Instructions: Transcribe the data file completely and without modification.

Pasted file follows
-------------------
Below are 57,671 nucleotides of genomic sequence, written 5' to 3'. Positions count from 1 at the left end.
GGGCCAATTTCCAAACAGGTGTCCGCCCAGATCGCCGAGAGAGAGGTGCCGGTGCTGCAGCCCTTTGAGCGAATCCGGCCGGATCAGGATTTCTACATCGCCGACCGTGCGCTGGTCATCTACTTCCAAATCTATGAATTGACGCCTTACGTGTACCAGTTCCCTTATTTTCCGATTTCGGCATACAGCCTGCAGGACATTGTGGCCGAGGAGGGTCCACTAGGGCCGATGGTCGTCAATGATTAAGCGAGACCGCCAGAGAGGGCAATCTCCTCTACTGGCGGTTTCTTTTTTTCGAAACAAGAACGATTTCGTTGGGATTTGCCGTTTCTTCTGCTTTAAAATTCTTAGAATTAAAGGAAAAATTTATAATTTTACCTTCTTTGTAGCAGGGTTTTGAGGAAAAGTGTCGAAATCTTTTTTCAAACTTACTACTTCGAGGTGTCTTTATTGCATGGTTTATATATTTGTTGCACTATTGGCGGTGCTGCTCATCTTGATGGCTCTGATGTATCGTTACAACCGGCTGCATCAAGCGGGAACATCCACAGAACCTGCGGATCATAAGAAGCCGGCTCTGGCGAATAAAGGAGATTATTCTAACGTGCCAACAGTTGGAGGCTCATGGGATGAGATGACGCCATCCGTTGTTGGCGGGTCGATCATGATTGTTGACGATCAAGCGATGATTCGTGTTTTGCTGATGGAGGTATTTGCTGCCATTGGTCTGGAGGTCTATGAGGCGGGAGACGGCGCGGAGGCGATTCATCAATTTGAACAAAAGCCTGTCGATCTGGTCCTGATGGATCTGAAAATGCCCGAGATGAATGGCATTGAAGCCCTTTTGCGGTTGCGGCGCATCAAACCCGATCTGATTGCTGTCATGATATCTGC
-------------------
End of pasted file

Below are 57,671 nucleotides of genomic sequence, written 5' to 3'. Positions count from 1 at the left end.
GGGCCAATTTCCAAACAGGTGTCCGCCCAGATCGCCGAGAGAGAGGTGCCGGTGCTGCAGCCCTTTGAGCGAATCCGGCCGGATCAGGATTTCTACATCGCCGACCGTGCGCTGGTCATCTACTTCCAAATCTATGAATTGACGCCTTACGTGTACCAGTTCCCTTATTTTCCGATTTCGGCATACAGCCTGCAGGACATTGTGGCCGAGGAGGGTCCACTAGGGCCGATGGTCGTCAATGATTAAGCGAGACCGCCAGAGAGGGCAATCTCCTCTACTGGCGGTTTCTTTTTTTCGAAACAAGAACGATTTCGTTGGGATTTGCCGTTTCTTCTGCTTTAAAATTCTTAGAATTAAAGGAAAAATTTATAATTTTACCTTCTTTGTAGCAGGGTTTTGAGGAAAAGTGTCGAAATCTTTTTTCAAACTTACTACTTCGAGGTGTCTTTATTGCATGGTTTATATATTTGTTGCACTATTGGCGGTGCTGCTCATCTTGATGGCTCTGATGTATCGTTACAACCGGCTGCATCAAGCGGGAACATCCACAGAACCTGCGGATCATAAGAAGCCGGCTCTGGCGAATAAAGGAGATTATTCTAACGTGCCAACAGTTGGAGGCTCATGGGATGAGATGACGCCATCCGTTGTTGGCGGGTCGATCATGATTGTTGACGATCAAGCGATGATTCGTGTTTTGCTGATGGAGGTATTTGCTGCCATTGGTCTGGAGGTCTATGAGGCGGGAGACGGCGCGGAGGCGATTCATCAATTTGAACAAAAGCCTGTCGATCTGGTCCTGATGGATCTGAAAATGCCCGAGATGAATGGCATTGAAGCCCTTTTGCGGTTGCGGCGCATCAAACCCGATCTGATTGCTGTCATGATATCTGC